Productivity site 43 Folders has turned up a 2005 article from MIT's Technology Review on two of the most elemental innovations in office technology: the tab (as in a tabbed folder) and the index card.
In Keeping Tabs, Ed Tenner delivers some excellent trivia:
...In 1876, Melvil Dewey, inventor of decimal classification, helped organize a company called the Library Bureau, which sold both cards and wooden cases. An academic entrepreneur, Dewey was a perfectionist supplier. His cards were made to last, made from linen recycled from the shirt factories of Troy, NY. His card cabinets were so sturdy that I have found at least one set still in use, in excellent order. Dewey also standardized the dimension of the catalogue card, at three inches by five inches, or rather 75 millimeters by 125 millimeters. (He was a tireless advocate of the metric system.) Even the Library Bureau did not offer a convenient way to separate groups of cards, apart from thin metal partitions that wrapped around them, or taller cards. The tab was the idea of a young man named James Newton Gunn (1867"“1927), who started using file cards to achieve savings in cost accounting while working for a manufacturer of portable forges. After further experience as a railroad cashier, Gunn developed a new way to access the contents of a set of index cards, separating them with other cards distinguished by projections marked with letters of the alphabet, dates, or other information. ... The Library Bureau also produced some of the first modern filing cabinets, proudly exhibiting them at the World's Columbian Exposition in Chicago in 1893. Files had once been stored horizontally on shelves. Now they could be organized with file folders for better visibility and quicker access. Tabs were as useful for separating papers as for organizing cards. Since business people were unfamiliar with the new technology, Library Bureau staff provided consulting services as well as equipment and supplies.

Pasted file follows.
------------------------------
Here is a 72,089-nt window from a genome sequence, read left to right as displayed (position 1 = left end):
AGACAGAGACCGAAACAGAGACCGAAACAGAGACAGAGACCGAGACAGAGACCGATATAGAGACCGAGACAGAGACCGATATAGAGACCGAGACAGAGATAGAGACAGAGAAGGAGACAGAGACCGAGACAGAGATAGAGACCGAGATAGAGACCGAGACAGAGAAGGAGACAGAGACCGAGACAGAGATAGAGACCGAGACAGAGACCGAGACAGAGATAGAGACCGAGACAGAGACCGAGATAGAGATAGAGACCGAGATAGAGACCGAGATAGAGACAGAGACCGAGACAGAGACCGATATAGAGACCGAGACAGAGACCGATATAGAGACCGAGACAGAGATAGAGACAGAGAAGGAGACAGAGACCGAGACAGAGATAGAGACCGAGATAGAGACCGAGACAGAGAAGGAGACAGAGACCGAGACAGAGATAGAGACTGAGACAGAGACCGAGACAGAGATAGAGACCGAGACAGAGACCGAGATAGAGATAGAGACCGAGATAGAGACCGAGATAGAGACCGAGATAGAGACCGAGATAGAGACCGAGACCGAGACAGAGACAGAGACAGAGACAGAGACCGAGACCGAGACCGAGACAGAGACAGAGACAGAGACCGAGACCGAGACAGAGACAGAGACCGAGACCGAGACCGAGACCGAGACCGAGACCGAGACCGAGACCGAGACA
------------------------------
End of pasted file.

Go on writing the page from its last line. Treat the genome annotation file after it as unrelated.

Read the rest for a nice overview of index card and tab technology. (And when was the last time you thought of either of those as technologies?)
(Photo courtesy of Lars Aronsson, under a Creative Commons ShareAlike 1.0 License.)